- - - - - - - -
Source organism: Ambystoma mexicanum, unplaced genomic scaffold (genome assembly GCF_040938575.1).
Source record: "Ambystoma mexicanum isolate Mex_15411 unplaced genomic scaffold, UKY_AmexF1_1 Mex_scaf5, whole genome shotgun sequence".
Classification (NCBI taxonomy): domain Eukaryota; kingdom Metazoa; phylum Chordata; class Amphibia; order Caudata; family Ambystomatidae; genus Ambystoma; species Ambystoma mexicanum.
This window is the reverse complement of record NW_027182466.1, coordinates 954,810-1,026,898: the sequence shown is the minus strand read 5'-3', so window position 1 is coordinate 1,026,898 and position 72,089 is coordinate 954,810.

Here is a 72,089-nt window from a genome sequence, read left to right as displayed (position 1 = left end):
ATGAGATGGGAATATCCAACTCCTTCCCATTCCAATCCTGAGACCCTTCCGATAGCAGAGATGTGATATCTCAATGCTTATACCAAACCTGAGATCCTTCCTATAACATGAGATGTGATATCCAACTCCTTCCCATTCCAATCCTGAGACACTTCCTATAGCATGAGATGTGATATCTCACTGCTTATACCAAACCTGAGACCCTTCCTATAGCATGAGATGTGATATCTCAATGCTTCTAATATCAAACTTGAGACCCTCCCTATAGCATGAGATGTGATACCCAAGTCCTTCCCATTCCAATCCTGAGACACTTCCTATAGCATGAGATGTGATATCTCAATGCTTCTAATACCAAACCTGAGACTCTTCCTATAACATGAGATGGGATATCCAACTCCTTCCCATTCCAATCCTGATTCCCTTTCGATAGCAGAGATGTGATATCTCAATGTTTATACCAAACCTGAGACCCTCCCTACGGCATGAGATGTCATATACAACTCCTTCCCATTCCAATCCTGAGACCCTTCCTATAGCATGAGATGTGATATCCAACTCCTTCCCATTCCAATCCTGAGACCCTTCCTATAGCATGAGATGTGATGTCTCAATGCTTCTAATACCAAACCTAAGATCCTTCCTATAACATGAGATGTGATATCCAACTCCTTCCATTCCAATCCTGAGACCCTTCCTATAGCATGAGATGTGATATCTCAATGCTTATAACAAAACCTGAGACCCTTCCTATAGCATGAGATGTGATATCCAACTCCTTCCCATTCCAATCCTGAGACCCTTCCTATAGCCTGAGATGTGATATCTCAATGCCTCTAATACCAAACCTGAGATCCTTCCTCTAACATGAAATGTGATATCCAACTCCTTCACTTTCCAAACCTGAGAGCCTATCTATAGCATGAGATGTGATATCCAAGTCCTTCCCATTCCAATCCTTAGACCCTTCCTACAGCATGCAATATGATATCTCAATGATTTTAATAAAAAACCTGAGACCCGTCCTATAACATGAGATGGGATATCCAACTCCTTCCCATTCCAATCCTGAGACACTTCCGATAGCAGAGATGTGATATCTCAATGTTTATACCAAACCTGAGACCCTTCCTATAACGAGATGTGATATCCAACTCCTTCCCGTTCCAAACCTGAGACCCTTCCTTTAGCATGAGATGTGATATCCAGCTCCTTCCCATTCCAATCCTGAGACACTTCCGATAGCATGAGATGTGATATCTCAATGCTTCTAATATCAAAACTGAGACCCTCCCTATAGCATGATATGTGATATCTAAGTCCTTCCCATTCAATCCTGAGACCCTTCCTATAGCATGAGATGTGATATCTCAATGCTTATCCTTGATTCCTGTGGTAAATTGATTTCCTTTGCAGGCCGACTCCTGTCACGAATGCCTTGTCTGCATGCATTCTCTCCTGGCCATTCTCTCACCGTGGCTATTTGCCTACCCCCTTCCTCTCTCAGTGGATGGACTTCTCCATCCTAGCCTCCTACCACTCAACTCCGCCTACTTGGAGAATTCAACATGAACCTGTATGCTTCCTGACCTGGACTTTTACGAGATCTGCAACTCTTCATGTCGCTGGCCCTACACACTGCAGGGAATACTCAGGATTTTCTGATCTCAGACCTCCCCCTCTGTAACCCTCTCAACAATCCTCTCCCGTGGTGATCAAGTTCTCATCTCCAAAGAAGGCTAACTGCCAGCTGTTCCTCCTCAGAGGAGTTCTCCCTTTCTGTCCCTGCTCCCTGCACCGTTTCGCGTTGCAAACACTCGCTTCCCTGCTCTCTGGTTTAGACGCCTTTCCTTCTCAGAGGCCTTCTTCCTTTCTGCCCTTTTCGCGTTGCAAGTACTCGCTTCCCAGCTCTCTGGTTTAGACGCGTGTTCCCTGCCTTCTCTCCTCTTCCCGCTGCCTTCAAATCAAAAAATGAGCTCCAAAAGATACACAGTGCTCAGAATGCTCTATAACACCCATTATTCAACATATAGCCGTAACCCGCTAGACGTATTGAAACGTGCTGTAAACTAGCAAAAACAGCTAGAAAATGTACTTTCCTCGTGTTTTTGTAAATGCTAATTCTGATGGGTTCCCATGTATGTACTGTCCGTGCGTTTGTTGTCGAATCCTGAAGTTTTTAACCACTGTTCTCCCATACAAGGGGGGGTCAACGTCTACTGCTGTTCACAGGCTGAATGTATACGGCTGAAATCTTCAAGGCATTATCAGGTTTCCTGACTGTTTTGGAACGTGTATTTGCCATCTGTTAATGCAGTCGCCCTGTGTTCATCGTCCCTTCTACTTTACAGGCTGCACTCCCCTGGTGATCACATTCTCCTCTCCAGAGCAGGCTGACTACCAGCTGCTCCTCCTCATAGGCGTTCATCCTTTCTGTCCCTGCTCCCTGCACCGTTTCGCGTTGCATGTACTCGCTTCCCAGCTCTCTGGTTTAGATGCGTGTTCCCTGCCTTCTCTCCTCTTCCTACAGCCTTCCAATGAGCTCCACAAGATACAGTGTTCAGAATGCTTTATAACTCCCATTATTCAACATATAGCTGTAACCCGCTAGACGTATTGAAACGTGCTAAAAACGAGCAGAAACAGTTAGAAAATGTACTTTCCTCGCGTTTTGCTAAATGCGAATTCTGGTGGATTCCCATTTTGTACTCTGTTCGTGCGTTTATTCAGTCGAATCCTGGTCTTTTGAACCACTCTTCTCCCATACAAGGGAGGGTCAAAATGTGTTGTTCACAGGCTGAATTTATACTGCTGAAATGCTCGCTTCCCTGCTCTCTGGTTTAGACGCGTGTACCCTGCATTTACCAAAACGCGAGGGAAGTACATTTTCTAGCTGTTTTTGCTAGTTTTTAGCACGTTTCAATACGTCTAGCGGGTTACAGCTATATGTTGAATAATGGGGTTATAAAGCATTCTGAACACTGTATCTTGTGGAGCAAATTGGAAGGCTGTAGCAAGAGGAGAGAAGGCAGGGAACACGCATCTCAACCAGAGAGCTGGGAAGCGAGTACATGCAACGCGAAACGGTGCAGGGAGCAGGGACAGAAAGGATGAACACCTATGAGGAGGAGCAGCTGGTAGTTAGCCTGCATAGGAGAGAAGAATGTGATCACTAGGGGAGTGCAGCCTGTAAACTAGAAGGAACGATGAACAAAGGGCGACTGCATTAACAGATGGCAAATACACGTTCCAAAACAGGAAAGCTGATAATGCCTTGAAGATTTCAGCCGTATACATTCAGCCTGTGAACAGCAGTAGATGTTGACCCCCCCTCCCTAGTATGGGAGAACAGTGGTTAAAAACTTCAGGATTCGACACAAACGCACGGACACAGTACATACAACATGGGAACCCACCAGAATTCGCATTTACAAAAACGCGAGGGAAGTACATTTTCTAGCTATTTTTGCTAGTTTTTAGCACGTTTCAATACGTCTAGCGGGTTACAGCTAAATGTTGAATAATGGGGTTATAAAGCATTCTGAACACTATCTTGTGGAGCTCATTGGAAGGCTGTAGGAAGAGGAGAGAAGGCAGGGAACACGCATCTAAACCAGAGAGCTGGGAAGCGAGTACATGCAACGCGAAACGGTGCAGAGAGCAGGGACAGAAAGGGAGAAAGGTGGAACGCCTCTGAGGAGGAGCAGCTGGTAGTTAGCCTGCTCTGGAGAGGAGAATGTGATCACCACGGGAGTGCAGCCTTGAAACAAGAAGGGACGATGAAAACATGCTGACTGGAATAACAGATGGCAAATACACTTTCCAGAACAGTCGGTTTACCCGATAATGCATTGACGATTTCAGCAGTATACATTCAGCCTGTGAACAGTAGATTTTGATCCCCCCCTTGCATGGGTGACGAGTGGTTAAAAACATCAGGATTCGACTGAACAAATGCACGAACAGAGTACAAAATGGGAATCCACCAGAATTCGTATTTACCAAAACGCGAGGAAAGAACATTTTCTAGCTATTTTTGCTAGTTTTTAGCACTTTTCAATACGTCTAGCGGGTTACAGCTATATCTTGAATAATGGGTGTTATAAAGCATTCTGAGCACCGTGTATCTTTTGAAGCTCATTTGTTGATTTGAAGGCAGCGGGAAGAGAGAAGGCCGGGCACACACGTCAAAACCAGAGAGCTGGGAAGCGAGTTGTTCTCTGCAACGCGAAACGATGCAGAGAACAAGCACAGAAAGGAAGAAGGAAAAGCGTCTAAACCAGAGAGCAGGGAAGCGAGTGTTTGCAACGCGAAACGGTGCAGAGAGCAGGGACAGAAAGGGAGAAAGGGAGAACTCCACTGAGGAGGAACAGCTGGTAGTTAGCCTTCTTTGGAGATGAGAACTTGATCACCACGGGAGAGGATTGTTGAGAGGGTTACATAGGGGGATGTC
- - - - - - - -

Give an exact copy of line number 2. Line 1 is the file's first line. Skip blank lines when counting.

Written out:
Source record: "Ambystoma mexicanum isolate Mex_15411 unplaced genomic scaffold, UKY_AmexF1_1 Mex_scaf5, whole genome shotgun sequence".